Fedora 22, Yum is out and replaced by DNF. DNF is a forked version of Yum that uses the libsolv library via hawkey. But never mind all those details—DNF offers faster software installation and dependency resolution with less memory usage.
DNF offers some backwards compatibility with Yum. Desktop users using graphical package management tools like the Software application won’t see a difference. If you’re using the yum command in a terminal, you’ll be reminded that yum is deprecated and that you should use the dnf command instead. For most uses, DNF works about the same as Yum. If you need the nitty-gritty details, here are the differences between the DNF and Yum commands.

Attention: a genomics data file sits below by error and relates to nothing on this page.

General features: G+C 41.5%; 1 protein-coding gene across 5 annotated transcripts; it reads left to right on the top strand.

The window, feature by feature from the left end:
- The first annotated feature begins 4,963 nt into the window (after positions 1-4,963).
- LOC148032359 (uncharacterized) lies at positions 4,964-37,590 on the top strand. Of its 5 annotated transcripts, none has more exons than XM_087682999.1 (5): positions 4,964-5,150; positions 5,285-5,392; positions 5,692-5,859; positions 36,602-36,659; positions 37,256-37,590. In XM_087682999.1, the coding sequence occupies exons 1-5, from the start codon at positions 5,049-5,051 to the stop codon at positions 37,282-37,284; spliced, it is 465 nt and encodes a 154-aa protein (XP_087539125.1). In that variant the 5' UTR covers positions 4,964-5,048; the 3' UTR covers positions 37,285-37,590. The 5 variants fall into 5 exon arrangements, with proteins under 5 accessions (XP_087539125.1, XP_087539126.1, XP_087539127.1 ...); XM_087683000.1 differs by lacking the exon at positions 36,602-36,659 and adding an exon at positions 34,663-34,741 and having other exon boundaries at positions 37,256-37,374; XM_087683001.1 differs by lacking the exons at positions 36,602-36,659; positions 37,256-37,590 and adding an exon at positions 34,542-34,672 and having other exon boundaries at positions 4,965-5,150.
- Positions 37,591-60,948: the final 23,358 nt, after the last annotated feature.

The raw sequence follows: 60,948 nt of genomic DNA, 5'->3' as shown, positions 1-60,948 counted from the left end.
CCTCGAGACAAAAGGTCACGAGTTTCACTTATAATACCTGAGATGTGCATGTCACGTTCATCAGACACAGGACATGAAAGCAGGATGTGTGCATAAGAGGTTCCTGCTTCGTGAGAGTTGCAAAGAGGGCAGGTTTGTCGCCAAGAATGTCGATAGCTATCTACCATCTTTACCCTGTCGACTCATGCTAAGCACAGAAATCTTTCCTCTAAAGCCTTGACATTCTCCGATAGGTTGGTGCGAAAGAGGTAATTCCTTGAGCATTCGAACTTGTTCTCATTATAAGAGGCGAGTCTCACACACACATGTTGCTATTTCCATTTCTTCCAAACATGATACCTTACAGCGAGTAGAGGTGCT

Changes in DNF plugins compared to Yum plugins
yum-plugin-aliases, yum-plugin-auto-update-debug-info, yum-plugin-changelog, yum-plugin-filter-data, yum-plugin-keys, yum-plugin-list-data, yum-plugin-post-transaction-actions, yum-plugin-protectbase, yum-plugin-ps, yum-plugin-puppetverify, yum-plugin-refresh-updatesd, yum-plugin-rpm-warm-cache, yum-plugin-show-leaves, yum-plugin-tmprepo, yum-plugin-tsflags, yum-plugin-upgrade-helper, yum-plugin-verify, yum-plugin-versionlock
All ported yum tools are now implemented as DNF plugins.